May 4, 2012

Boston University Connected Me to Honduras

Post By:
Pammi Bhullar
MBA, 2013

Over winter break 2011, I volunteered in Villa Soleada, Honduras through a student-driven club and international nonprofit organization called Students Helping Honduras (SHH).  I first discovered this little treasure while attending the Millennium Campus Conference where I heard SHH’s founder, Shin Fujiyama speak about the impact SHH is having in Honduras.  An impact that amounts to almost ten fully constructed schools (990 more on the way), one children’s home, a microfinance business for Honduran women, and an abundance of jobs created in every village SHH serves.  Shin’s kind spirit and relentless determination was evident when I heard him speak at the conference, and blindingly evident when I spoke with him about his vision and struggle building SHH during a long bus ride in Honduras.  He’s an individual with a mind and heart like a freight train.  I took note of his fortuitous appetite for social impact, and hope to achieve this same dedication in my lifetime.

As a student, the insight, hard work, and camaraderie I built were priceless additions to my education.  In addition, I went to Honduras to help build a school in a village, and came back more aware of operational challenges that mission-driven organizations face.  These “moments of truth” are depicted in the following top four reflections from my volunteer trip in Honduras.  If you’re interested in hearing more about the trip, visit my travel blog:

1. Kids have it so good in the U.S.
You don't need to travel too far to acknowledge that most children in the U.S. are living in a bubble from the rest of the world in terms of our relatively high standard of living. The Honduran children that I met were thankful for whatever food they were given, and did not fuss about much. Children were running around barefoot in muddy waters and selling beaded bracelets, not for their own piggy bank but to help their family bring food to the table. This is a whole different responsibility that children acquire at a young age in many developing countries.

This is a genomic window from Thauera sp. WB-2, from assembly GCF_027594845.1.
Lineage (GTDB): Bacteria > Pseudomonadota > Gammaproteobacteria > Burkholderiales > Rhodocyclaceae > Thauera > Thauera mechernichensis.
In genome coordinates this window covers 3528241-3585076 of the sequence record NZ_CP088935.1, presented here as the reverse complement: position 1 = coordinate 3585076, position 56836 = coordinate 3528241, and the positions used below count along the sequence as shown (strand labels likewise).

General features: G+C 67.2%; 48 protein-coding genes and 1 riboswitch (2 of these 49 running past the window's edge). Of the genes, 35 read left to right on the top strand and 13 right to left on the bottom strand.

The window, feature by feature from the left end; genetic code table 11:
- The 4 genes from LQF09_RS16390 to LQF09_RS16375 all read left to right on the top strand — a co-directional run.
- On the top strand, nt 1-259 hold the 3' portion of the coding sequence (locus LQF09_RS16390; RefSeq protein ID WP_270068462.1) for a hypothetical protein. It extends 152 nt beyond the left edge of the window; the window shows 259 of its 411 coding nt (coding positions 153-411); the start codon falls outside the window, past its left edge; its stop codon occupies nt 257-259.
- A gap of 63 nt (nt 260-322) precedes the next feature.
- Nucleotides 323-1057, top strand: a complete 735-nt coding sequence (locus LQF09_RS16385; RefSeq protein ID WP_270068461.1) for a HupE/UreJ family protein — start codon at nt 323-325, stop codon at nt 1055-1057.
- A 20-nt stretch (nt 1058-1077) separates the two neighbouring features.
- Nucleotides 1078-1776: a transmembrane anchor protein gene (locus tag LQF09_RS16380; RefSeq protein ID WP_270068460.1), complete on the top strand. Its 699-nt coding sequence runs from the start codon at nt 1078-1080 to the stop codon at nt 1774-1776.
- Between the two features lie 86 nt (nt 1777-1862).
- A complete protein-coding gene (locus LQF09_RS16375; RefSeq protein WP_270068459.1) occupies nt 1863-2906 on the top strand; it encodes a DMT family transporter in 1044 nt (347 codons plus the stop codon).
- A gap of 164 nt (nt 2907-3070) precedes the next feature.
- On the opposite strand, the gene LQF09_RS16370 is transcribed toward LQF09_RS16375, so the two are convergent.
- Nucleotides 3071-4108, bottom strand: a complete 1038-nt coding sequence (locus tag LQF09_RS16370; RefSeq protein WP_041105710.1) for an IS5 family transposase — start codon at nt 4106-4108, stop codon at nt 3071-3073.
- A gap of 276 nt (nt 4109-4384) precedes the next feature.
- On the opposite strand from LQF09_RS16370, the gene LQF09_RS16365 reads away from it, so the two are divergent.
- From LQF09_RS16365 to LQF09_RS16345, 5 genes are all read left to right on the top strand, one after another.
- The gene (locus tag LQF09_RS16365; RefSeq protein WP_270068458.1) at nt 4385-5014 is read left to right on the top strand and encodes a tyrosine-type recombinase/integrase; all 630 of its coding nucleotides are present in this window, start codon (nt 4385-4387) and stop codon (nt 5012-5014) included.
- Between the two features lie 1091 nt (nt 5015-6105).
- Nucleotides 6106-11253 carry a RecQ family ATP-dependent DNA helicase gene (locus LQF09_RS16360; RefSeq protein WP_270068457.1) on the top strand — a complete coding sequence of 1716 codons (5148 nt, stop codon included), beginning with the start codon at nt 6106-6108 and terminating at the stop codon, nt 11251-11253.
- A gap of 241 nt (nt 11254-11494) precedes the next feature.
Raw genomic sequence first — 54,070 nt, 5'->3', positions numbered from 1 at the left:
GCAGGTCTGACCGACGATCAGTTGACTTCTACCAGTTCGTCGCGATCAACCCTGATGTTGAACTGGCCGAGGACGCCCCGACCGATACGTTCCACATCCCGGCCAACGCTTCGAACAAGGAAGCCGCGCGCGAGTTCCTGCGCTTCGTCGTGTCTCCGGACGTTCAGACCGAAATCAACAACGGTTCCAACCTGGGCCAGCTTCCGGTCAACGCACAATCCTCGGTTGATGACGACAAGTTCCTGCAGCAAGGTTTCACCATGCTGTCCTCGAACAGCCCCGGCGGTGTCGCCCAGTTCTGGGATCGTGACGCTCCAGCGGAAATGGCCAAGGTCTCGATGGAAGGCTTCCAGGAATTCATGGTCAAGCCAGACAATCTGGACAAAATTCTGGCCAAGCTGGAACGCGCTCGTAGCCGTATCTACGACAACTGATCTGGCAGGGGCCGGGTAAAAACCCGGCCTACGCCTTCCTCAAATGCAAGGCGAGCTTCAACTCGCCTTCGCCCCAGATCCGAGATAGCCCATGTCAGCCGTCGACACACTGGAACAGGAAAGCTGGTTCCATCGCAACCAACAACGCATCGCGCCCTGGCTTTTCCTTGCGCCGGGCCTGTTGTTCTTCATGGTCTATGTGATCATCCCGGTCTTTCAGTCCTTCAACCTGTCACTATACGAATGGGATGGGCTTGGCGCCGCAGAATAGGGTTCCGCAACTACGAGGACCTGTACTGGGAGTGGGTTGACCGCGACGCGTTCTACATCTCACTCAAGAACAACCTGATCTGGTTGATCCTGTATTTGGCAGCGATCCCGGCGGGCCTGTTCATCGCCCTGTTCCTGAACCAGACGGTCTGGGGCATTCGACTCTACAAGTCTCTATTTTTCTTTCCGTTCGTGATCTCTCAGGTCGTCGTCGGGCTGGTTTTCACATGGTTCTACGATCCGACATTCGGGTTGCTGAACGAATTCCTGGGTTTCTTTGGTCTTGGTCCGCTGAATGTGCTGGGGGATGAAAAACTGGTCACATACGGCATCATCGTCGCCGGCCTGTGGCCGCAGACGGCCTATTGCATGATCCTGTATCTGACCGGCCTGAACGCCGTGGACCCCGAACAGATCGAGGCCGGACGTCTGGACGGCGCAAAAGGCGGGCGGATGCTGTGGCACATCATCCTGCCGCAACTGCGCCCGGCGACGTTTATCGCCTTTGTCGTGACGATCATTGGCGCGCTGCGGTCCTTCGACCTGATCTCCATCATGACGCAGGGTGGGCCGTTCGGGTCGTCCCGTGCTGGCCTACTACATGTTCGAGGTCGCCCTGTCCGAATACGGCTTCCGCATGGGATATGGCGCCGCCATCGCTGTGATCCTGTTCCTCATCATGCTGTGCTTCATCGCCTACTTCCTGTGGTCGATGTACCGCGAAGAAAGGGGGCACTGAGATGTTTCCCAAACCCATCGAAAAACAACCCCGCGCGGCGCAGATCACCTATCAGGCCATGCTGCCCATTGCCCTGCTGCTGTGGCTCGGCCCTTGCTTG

One extraordinary (although ornery) 12 year-old child I met escaped a gang (which is crazy enough), but then he walked from El Progresso, Honduras almost to the border of Guatemala. That's around 40 miles! He was found by a member of SHH on the street and was brought to the newly built children's home in Villa Soleada. It's survival stories like this that make you question yourself.... and say, "Could I do that?"

2. Job creation is critical to community development.
In Honduras, one of the best aspects of SHH was that it created jobs.  For example, SHH created jobs for women to cook and clean laundry for volunteers, for construction workers to guide the building process, for bus drivers to haul volunteers around, etc. In fact, when the founder of the SHH asked the community of Villa Soleada what they needed, he got an overwhelming response, "Jobs!" And their request was answered!

3. Sometimes it's difficult to get people to work for what they want.
After reading the background story of how SHH got started in Honduras and how the town of Villa Soleada was first created I discovered that a huge challenge in trying to help communities like this is that the people in the community want a better standard of living but are not always willing to chip in manual labor. Noticing some indolence in Villa Soleada, SHH made it mandatory for all community members to contribute manual labor to the creation of the town. I admired this requirement yet was astounded that it was even necessary to declare.

4. Friends make any time a good time.
In Honduras volunteers spent a lot of time commuting on a bus and working at the construction site.  As a result, we spent a lot of time out in the sun and getting drenched in the rain.  It felt good knowing I was there to help the community, but what really made this a fantastic experience was sharing it with the new friends that I met. (I know. I know. How much more cheesy can she get?) Honestly, I became friends with some quirky and fun people from across the U.S. and Honduras. (*ahem You wonderful people know who you are.) They were so full of life and knowledge that I couldn't help but want to keep talking and joking with them. 

In conclusion, no matter what amazing things you do in your life. It's always more amazing when you have friends to share it with. (Alright put your tissues away.)

As a piece of advice to aspiring college and graduate students, this international volunteering experience was an extremely valuable complement to my education.  I was able to see first-hand the inside operations of an international nonprofit organization, was immersed in the Honduran culture, and developed friendships that I’ve continue to strengthen. 
Students Helping Honduras hosts volunteer trips during winter, spring, and summer breaks.  It also hosts longer-term internship opportunities during the summer. For more information, visit or e-mail me at

Pammi Bhullar is currently an MBA student studying Public and Nonprofit Management.  She is gearing up for her internship this summer with Education Pioneers.  As an undergraduate at the University of Pittsburgh, Pammi earned a Bachelor of Science in Business Administration.  She majored in Marketing, earned aCertificate in West European Studies, and minored in Theatre Arts;while also obtaining her Teaching English as a Foreign Language Certificate.   She most recently worked as a Supervisor in the Institutional Division of The Vanguard Group. 

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